Daryl of Barbaria

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About Daryl of Barbaria

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    The Northern Winter Woods


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  1. Daryl of Barbaria

    Druid's Wayside Shrine - General Chat

    I just wanted to take a moment to say thank you to all the veterans, from a fellow veteran. And I mean all veterans, regardless of branch and nationality. Even those (and especially those) from nations our so-called esteemed leaders tell us to distrust and oppose. May we all drink together in the halls of Valhalla. Daryl of Barbaria, in a different time, in a different place.
  2. Daryl of Barbaria

    Daryl of Barbaria: Mindful Training/ Badass Training

    Again, I must apologize for the great delay in posting. It isn't the first time, and certainly won't be the last. I am, if nothing else, consistently inconsistent. So we've had some snow already, and snow that seems to be sticking around more than a day. I love the snow. There is something very insulating about it, as my wife puts it. And I have massively enjoyed my training out in the snow, especially in the dark. I've been expanding my fighting staff techniques to include extended grip strikes, in addition to the middle grip strikes and blocks. I've also been seeking out items I can use for target training. I have a pretty good stump I can use as a pell, though it could use something additional, perhaps something soft, to muffle the sounds of my stick striking it. And perhaps something to simulate "arms" or other appendages. My favorite tool so far has been the hanging striking ball. Or in the case, sock. I made a pair of "sock darts" years ago, when I was interesting in rope dart training (instead of a metal dart, a sock filled with rice). I haven't used them for their intended purpose in years. But as suspended targets for precise striking practice, they are finding new life. A new, additional element to my staff training is crafting my own staff. Now the nice thing about a staff is that the concept is simple. It's a big stick. Duh. But the more I learn about its construction, the more I realize there are so many precise elements to it, especially in wood selection, and grain and growth rings. I've realized that a quality piece of solid hardwood is a bit cost prohibitive for me right now. So the way around this will be to make a laminated staff, or a staff from planks glued together. Then I don't have to be so fussy about wood grains, as the opposing wood grains of the planks will compliment each other well (assuming I do a good job gluing them together). Anyway, it's something I am just starting to explore. I'll be starting with softer woods, like poplar, even if it's less than ideal for a combat worthy staff. I just want to work with a forgiving material, to start with and develop my crafting skills.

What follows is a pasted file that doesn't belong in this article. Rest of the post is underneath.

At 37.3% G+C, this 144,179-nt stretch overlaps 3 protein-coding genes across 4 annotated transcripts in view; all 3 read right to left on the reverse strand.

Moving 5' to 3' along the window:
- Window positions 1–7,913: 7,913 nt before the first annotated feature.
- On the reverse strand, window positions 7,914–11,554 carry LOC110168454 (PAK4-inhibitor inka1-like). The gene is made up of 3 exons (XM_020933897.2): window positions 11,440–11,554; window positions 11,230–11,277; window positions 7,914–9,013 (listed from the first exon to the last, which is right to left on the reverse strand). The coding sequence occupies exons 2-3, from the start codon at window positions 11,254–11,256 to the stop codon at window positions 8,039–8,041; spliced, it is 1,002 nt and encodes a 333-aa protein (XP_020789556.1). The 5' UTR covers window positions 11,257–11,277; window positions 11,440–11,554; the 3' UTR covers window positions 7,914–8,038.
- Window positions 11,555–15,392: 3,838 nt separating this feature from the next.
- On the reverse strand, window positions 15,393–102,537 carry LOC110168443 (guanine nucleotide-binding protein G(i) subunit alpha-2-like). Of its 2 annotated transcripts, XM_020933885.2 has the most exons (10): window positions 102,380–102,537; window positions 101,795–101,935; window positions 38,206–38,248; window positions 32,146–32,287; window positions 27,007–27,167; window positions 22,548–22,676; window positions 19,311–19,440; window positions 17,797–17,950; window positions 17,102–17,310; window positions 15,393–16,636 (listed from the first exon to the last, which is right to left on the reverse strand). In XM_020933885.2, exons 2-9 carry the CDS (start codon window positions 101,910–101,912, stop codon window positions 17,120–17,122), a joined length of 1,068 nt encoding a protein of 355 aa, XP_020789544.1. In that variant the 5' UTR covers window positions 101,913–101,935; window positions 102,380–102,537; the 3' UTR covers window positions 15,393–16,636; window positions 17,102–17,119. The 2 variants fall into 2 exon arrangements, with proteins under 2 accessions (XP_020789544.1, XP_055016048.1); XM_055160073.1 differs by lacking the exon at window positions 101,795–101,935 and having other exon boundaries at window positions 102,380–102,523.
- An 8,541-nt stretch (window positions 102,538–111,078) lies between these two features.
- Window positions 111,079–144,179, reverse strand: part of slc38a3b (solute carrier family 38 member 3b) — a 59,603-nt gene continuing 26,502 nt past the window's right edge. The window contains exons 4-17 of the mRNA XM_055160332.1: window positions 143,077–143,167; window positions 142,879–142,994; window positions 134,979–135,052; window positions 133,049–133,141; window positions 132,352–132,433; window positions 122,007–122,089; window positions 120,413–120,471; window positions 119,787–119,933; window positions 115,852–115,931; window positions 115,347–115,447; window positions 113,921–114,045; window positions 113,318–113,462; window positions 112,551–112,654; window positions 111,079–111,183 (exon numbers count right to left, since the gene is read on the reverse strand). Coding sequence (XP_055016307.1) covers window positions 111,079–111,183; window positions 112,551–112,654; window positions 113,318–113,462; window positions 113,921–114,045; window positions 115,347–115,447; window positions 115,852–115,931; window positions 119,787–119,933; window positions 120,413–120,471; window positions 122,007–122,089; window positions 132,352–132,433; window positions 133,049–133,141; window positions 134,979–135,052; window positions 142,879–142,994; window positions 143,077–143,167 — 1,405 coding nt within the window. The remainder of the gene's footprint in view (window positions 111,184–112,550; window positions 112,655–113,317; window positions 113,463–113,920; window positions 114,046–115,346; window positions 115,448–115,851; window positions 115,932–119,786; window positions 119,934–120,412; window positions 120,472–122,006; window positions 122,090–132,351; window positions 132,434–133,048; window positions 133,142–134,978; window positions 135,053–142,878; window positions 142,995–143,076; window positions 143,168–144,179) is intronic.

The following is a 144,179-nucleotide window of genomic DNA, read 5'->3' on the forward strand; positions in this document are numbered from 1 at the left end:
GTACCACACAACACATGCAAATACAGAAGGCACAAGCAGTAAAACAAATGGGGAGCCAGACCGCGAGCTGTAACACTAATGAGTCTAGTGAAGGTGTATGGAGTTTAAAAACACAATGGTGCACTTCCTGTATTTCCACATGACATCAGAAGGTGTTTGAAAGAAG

3. Daryl of Barbaria

    Druid's Wayside Shrine - General Chat

    This is a peaceful wayside shrine for general chatter. Have a rest, have a talk, have some tea, it's all good. It's chaos out there. Be kind.
  4. Here we go again. In taking on board the lessons I learned from the last challenge, tai chi is out, qigong and martial arts fighting staff is in. And daily meditation is always in, because that is key to everything. Always always always. In a nutshell, during the last challenge I felt that doing qigong, such as the 8 brocades (or baduanjin), gave me all the benefits that I was looking for in tai chi, with the added benefit of it being less complex, easier to remember, and much easier to do in a confined area like indoors. Gradually, I began to favor qigong over tai chi. And then I took up practice with the "fighting staff" (aka: quarterstaff, bo, jang bong, qi mei gun, etc). For this I draw upon various sources (books, videos) from east and west, and just get outdoors and practice. Compared to tai chi, it's more physical, and more of a cortisol burn, which is what I really need these days. And let's face it, swinging a big stick around like a badass is just fucking cool. It allows me to indulge my warrior monk and Babylon 5 Ranger fantasies. And to be like this guy, the hero of our time. So again, like last time, the challenge is quite simple: 1. Daily practice: Meditation. Strive for 14 - 15 minutes per day, more if possible (but some is always better than none). 2. Weekly practice: 4x/ week qigong and fighting staff training, to keep the body limber and active, and feel like a badass.